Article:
Thursday, May 26, 2011

#35 Carl Hubbell

Born in 1903 in Carthage, Missouri, Carl Hubbell came to the major leagues later than most star players, but when he arrived, he made an impact on the game the few would ever make.
Hubbell was a star pitcher in high school, as the left-hander had a good fastball and curveball. After graduation, he pitched in the Oklahoma State League for a few years, and after 1925 his contract was purchased by the Detroit Tigers. By this time, he was developing a pitch that broke the opposite way as a conventional curveball. The pitch, now known as the "screwball" but in earlier years made famous by Christy Mathewson as the "fadeaway," was thrown by twisting the wrist in the opposite direction. Ty Cobb, the player/manager for the Tigers at the time, forbid the youngster from throwing the pitch, claiming he would hurt his arm. Without his best pitch, Hubbell faltered in spring training and was shipped out by the Tigers to the minor leagues.
While pitching in Beaumont, Texas, Hubbell was permitted to throw the screwball, and he quickly became a dominant pitcher in the league, and was purchased by the New York Giants and John McGraw. Hubbell joined the Giants in mid-1928 at age 25, and quickly made an impact, winning 10 games and posting a 2.83 ERA. In the next four seasons, he won no less than 14 games in a season, and quickly became the ace of the Giants. In 1933, he won 23 games and posted a 1.66 ERA, winning the NL MVP award and leading the Giants to a World Championship. This was the first of 5 consecutive seasons of 20 wins, including 1936 when he lead the Giants to another pennant with a 26-6 record and a 2.31 ERA, winning his second MVP award. The Giants returned to the World Series in 1937 as Hubbell went 22-8. In 1938, Hubbell was slowed by arm trouble, having bone chips removed from his elbow. Now 35, his career was in decline, but still showed occasional signs of brilliance, including a few one-hitters. Hubbell's career, 16 years in all, came to an end in 1943 at the age of 40. He won 253 games with a .622 winning percentage, and a career 2.98 ERA.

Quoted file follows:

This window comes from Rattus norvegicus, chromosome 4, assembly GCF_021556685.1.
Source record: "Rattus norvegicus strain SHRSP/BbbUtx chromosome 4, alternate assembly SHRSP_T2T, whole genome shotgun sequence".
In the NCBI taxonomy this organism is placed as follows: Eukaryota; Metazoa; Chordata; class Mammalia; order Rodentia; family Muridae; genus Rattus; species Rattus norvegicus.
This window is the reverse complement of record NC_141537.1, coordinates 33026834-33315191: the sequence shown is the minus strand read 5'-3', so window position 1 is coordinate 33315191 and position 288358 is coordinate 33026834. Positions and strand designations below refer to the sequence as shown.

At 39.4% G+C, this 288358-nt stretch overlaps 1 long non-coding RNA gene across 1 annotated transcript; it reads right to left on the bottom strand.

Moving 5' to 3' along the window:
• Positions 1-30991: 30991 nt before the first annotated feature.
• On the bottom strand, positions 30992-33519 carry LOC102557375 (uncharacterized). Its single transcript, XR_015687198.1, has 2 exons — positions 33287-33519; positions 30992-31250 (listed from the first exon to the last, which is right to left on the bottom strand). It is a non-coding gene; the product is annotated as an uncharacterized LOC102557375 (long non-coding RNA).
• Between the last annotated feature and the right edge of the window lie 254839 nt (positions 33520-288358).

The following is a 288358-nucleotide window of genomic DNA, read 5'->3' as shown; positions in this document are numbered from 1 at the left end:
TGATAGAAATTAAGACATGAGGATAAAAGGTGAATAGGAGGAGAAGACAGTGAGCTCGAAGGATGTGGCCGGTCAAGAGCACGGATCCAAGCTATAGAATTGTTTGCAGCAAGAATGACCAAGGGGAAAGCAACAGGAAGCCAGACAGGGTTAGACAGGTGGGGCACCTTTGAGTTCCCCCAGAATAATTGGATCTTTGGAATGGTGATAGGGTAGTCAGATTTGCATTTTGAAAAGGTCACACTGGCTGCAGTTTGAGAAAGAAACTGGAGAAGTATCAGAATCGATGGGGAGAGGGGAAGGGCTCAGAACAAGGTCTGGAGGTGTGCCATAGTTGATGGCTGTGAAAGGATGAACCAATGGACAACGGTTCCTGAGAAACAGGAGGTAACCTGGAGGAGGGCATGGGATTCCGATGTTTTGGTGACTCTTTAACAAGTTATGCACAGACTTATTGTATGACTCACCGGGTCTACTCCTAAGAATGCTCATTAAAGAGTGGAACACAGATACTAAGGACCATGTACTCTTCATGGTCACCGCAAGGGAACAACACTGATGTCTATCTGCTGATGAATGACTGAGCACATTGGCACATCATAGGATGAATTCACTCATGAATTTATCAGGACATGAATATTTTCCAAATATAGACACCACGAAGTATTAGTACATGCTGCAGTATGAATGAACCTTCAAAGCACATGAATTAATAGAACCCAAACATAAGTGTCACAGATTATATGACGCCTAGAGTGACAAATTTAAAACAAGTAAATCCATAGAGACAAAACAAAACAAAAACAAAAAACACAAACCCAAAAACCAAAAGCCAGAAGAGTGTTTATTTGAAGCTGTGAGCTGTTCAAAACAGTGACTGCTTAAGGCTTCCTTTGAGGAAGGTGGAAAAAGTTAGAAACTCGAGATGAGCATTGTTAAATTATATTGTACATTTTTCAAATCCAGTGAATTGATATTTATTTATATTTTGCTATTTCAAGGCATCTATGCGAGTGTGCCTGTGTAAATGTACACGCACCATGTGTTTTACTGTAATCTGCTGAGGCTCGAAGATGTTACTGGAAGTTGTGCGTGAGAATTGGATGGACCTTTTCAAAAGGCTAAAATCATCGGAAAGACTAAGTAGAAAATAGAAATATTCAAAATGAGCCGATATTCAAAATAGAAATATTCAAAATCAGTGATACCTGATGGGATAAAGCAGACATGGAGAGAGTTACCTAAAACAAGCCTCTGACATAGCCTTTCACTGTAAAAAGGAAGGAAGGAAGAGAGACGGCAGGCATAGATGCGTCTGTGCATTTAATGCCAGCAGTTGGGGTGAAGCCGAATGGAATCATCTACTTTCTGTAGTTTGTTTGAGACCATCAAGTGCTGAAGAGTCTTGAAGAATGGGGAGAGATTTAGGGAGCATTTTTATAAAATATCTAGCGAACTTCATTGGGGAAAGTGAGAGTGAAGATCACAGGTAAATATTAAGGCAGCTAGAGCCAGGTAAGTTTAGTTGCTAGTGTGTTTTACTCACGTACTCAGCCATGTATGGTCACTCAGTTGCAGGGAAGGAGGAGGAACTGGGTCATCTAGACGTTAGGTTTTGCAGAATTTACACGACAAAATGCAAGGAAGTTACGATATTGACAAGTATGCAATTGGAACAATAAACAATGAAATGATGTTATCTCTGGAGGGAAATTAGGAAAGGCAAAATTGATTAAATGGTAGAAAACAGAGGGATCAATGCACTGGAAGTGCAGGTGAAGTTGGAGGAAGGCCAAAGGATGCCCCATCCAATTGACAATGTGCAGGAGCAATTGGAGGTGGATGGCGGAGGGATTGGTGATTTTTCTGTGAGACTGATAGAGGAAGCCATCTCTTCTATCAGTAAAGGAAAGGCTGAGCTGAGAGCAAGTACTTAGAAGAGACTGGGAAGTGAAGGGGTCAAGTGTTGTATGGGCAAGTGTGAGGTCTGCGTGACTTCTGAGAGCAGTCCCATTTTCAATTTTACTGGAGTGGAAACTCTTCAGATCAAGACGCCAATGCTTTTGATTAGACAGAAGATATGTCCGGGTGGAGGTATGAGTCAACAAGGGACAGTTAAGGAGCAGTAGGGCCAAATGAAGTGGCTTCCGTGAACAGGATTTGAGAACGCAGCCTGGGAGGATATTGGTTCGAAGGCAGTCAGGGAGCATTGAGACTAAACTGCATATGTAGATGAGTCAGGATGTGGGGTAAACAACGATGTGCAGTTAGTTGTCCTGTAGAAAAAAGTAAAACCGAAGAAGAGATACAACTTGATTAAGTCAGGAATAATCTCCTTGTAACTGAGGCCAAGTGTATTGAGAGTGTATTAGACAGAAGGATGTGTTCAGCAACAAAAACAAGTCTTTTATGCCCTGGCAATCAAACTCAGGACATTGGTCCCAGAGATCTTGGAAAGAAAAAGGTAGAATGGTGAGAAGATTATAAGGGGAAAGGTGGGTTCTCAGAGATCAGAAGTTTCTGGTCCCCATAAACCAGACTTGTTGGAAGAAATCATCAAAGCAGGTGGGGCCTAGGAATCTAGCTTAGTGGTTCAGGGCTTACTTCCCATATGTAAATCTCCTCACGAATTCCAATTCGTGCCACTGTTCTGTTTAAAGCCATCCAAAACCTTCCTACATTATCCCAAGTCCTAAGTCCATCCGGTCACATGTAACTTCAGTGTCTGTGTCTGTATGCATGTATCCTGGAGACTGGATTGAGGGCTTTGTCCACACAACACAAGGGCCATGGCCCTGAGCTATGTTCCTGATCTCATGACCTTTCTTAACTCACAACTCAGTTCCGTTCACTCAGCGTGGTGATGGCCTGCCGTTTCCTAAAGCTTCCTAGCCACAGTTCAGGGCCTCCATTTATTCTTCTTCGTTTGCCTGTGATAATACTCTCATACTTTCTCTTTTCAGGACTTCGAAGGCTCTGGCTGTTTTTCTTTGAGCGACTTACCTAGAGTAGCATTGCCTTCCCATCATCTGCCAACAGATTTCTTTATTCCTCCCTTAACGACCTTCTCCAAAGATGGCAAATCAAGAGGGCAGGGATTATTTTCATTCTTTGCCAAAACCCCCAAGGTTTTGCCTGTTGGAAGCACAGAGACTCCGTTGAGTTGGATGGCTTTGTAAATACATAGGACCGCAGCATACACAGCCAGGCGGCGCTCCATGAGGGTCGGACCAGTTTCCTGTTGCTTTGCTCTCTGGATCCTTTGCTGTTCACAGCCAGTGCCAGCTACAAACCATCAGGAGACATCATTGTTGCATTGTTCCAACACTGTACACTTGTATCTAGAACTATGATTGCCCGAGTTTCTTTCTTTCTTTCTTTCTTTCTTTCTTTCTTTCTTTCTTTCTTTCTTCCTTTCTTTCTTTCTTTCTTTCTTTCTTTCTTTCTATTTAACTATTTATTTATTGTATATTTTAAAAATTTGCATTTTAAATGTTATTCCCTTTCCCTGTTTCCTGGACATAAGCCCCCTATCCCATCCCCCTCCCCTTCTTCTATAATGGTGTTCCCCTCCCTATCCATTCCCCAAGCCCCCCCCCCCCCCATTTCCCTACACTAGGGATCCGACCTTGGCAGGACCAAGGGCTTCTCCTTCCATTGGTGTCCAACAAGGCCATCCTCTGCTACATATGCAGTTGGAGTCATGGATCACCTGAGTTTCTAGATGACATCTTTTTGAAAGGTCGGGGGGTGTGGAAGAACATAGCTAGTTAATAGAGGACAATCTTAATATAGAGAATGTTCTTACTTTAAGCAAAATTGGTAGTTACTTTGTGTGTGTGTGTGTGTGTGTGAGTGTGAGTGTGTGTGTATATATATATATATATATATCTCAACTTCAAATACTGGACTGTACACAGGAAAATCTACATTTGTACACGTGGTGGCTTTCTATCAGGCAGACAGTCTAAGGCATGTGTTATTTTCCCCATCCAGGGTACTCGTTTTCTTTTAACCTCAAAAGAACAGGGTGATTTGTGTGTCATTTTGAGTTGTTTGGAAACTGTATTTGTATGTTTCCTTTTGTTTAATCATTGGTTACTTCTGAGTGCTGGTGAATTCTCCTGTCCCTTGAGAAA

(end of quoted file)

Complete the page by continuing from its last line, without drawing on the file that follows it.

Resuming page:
After his retirement, Hubbell was elected to the Hall of Fame in 1947. He became the director of the Giants farm system until a stroke in 1977. He retired to Arizona, where he lived the remainder of his life. He died in November of 1988 as the result of injuries suffered in an automobile accident. Carl Hubbell, the "Meal Ticket," was 85.
Of course, it would be tough to discuss Hubbell without mentioning the 1934 All-Star Game. King Carl turned in one of the most memorable performance in baseball history, striking out five of baseball's legendary players in succession: Babe Ruth, Lou Gehrig, Jimmie Foxx, Al Simmons and Joe Cronin. This single event is what makes Carl Hubbell's name familiar to casual fans of the game today.
In 1985, my parents dispatched me across the country from Detroit to Phoenix to visit with my best friend, whose family moved out there a few years earlier. At 14, it was fun to travel by myself. I felt very adult. While in Phoenix, me and my friend Paul tried to contact Carl Hubbell to see if we could stop by and visit (helived in nearby Mesa). I spoke to him on the phone, but he said he didn't feel up to accepting visitors. Oh well, worth a shot.
The autograph: Hubbell autographed everything. As I overheard some autograph hound claim, in jest but probably in truth as well, Hubbell "would sign toilet paper if you sent it to him."

Below, Hubbell throws out the first pitch at the 1984 All-Star Game. Below that, Hubbell stops by the locker room to talk with Juan Marichal.


  1. Good to read your new post, sir! Hard to beat Hubbell's 1934 moment in the sun or career impact. Nice photo with Marichal, too.

  2. Glad to be back. Hopefully I can find time to kick a few more out.